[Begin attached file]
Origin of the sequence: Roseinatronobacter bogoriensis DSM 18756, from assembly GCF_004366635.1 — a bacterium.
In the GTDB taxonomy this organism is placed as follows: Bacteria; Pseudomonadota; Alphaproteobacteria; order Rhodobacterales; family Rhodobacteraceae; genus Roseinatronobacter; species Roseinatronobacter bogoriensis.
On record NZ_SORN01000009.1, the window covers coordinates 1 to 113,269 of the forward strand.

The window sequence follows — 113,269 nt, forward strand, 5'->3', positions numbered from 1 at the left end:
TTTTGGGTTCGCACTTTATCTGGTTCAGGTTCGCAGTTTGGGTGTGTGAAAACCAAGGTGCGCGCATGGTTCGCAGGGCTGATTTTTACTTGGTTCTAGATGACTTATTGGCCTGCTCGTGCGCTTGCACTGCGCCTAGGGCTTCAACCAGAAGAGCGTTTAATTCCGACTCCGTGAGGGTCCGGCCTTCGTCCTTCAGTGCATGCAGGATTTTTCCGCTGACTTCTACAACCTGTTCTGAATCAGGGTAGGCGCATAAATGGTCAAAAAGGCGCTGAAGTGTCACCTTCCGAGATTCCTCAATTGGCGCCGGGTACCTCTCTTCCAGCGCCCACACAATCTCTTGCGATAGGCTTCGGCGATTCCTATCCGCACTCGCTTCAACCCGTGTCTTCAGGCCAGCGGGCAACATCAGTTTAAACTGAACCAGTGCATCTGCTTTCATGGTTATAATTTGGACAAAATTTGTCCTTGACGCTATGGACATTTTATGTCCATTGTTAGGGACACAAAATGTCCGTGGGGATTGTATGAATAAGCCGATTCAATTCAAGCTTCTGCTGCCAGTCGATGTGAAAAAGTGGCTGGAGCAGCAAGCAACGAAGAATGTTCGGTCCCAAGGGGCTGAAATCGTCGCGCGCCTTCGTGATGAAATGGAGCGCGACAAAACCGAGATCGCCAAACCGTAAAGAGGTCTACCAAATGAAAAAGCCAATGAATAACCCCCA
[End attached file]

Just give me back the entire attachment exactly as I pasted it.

Origin of the sequence: Roseinatronobacter bogoriensis DSM 18756, from assembly GCF_004366635.1 — a bacterium.
In the GTDB taxonomy this organism is placed as follows: Bacteria; Pseudomonadota; Alphaproteobacteria; order Rhodobacterales; family Rhodobacteraceae; genus Roseinatronobacter; species Roseinatronobacter bogoriensis.
On record NZ_SORN01000009.1, the window covers coordinates 1 to 113,269 of the forward strand.

The window sequence follows — 113,269 nt, forward strand, 5'->3', positions numbered from 1 at the left end:
TTTTGGGTTCGCACTTTATCTGGTTCAGGTTCGCAGTTTGGGTGTGTGAAAACCAAGGTGCGCGCATGGTTCGCAGGGCTGATTTTTACTTGGTTCTAGATGACTTATTGGCCTGCTCGTGCGCTTGCACTGCGCCTAGGGCTTCAACCAGAAGAGCGTTTAATTCCGACTCCGTGAGGGTCCGGCCTTCGTCCTTCAGTGCATGCAGGATTTTTCCGCTGACTTCTACAACCTGTTCTGAATCAGGGTAGGCGCATAAATGGTCAAAAAGGCGCTGAAGTGTCACCTTCCGAGATTCCTCAATTGGCGCCGGGTACCTCTCTTCCAGCGCCCACACAATCTCTTGCGATAGGCTTCGGCGATTCCTATCCGCACTCGCTTCAACCCGTGTCTTCAGGCCAGCGGGCAACATCAGTTTAAACTGAACCAGTGCATCTGCTTTCATGGTTATAATTTGGACAAAATTTGTCCTTGACGCTATGGACATTTTATGTCCATTGTTAGGGACACAAAATGTCCGTGGGGATTGTATGAATAAGCCGATTCAATTCAAGCTTCTGCTGCCAGTCGATGTGAAAAAGTGGCTGGAGCAGCAAGCAACGAAGAATGTTCGGTCCCAAGGGGCTGAAATCGTCGCGCGCCTTCGTGATGAAATGGAGCGCGACAAAACCGAGATCGCCAAACCGTAAAGAGGTCTACCAAATGAAAAAGCCAATGAATAACCCCCA